Manitoba economic leader in 2015 and 2016: Report
- February 23, 2015
Manitoba's real gross domestic product is forecast to increase by 2.9 per cent in 2015. In 2016, the economy is expected to grow by a nation-leading 3 per cent.
"Manitoba's near-term economic outlook is a good news story. The positive outlook is mainly due to a boom in the construction industry, and the manufacturing sector will also benefit from the strong U.S. economy and retreat in the Canadian dollar," says Marie-Christine Bernard, associate director, Provincial Forecast.
- The construction industry is forecast to grow by almost 10 per cent annually over the next two years.The manufacturing sector will benefit from the strengthening U.S. economy and the lower Canadian dollar, which, in turn, will support growth in the transportation and warehousing industries.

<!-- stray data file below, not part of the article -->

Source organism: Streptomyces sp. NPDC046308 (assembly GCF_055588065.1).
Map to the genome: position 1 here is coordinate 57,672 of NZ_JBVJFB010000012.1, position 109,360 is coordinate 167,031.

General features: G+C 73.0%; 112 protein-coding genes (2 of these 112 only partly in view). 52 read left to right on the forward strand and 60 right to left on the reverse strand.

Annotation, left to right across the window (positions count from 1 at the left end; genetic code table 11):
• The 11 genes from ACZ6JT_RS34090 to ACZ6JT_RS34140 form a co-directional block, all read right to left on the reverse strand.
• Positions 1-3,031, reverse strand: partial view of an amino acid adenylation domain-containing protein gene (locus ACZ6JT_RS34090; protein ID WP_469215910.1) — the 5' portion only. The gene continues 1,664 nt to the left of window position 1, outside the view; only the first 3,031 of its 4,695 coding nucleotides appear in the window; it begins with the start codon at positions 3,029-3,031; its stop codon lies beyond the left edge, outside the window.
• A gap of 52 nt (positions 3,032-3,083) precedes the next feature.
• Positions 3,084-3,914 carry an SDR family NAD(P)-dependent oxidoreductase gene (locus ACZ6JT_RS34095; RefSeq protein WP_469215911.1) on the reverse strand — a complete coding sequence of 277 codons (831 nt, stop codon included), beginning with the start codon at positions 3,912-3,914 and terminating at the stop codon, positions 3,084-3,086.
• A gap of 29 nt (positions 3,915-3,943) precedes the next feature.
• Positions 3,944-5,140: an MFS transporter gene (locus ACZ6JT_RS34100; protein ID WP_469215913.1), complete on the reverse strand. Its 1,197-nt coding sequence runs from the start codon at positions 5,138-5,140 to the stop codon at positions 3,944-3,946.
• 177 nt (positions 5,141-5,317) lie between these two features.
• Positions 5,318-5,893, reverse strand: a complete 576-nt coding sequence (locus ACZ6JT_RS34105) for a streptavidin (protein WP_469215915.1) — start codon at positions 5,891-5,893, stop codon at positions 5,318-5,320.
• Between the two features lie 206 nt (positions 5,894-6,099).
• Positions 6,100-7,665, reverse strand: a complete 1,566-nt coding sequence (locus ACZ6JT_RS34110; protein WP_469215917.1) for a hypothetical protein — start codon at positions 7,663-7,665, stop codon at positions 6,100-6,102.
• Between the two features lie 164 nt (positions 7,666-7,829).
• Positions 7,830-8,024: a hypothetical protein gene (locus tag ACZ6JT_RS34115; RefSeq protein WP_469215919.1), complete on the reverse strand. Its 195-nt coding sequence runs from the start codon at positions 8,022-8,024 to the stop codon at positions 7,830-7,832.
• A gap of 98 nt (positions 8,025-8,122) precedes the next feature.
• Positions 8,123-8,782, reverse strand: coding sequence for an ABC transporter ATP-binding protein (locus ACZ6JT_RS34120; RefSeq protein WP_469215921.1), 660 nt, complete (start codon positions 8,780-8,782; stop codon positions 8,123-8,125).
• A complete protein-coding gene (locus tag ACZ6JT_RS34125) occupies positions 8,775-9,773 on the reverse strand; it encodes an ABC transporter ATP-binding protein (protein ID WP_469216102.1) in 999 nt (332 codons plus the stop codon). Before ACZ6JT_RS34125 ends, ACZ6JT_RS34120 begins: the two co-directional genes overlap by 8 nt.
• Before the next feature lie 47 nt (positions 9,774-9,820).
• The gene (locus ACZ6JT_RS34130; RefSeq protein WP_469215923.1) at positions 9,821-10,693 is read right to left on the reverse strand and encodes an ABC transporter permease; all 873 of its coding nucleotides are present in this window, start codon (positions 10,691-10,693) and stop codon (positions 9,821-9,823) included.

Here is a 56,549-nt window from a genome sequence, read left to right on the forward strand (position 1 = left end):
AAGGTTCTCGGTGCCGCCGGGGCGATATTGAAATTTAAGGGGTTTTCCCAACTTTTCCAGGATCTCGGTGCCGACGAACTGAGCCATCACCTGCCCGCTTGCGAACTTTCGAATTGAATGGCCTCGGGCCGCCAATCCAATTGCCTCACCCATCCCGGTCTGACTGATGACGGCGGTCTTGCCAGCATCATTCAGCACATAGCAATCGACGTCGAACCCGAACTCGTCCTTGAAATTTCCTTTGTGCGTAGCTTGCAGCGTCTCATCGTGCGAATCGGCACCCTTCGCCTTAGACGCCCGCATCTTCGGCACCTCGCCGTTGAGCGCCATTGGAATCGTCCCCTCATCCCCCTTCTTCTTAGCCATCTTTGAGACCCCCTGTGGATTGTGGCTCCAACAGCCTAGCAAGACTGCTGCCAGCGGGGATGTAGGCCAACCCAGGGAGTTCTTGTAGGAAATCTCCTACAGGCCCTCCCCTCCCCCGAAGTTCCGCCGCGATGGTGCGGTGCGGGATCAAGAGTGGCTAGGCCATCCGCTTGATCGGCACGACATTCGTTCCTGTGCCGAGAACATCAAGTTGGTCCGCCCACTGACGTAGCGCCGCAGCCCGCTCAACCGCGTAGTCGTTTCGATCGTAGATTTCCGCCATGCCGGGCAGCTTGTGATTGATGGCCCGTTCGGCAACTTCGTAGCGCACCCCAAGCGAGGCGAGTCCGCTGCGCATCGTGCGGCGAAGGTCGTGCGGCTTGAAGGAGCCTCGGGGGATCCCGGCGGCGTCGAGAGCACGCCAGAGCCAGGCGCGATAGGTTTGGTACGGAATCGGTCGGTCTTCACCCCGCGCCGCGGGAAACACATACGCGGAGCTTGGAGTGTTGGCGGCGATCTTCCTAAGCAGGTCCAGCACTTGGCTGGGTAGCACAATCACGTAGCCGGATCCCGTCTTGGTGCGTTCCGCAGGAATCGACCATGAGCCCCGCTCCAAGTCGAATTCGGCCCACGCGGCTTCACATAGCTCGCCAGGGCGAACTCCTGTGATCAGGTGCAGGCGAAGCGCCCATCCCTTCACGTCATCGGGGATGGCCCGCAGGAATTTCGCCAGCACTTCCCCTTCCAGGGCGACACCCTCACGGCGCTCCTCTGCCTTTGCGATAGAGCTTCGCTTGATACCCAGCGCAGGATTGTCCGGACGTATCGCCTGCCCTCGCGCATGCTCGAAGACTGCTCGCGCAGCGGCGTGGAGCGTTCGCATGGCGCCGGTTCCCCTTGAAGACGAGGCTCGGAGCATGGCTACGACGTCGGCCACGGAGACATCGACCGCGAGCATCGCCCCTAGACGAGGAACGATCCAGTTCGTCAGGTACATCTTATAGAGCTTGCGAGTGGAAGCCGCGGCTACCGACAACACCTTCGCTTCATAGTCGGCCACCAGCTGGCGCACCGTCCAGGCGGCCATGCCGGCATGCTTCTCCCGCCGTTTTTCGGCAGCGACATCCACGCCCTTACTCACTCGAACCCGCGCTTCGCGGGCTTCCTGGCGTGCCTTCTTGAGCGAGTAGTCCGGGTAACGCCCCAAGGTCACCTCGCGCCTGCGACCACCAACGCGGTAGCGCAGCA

- In 2016, the Manitoba economy is expected to grow by a nation-leading 3 per cent.
Thanks to fairly strong population growth, demand for housing is rising and employment in Manitoba is expected to grow by 2 per cent. Retail sales are expected to grow by 3.6 per cent.
The construction industry is forecast to gain 8.5 per cent in 2015 and 10.7 per cent in 2016, due to a host of public infrastructure construction projects, as well as new investment within the private sector. The Bipole III Transmission Reliability Project is expected to break ground in 2015.
Transportation and warehousing are expected to keep making strong gains of 3.4 per cent in 2015 and 3.9 per cent in 2015. The improving U.S. economy, the drop in the Canadian dollar and lower oil prices will contribute to boosting manufacturing-based exports. Following a difficult year in 2014, the agriculture sector is expected to rebound in 2015.
The stronger economic growth will enable the province to balance its books in 2016-17 if it can meet its spending targets presented in Budget 2014, according to a new Fiscal Snapshot for the province published by the Conference Board. Despite recording deficits since the 2008-09 recession, net debt on a per capita basis remains below the national average. Manitoba is expected to see solid revenue growth over the medium term, which will include less reliance on equalization payments from the federal government.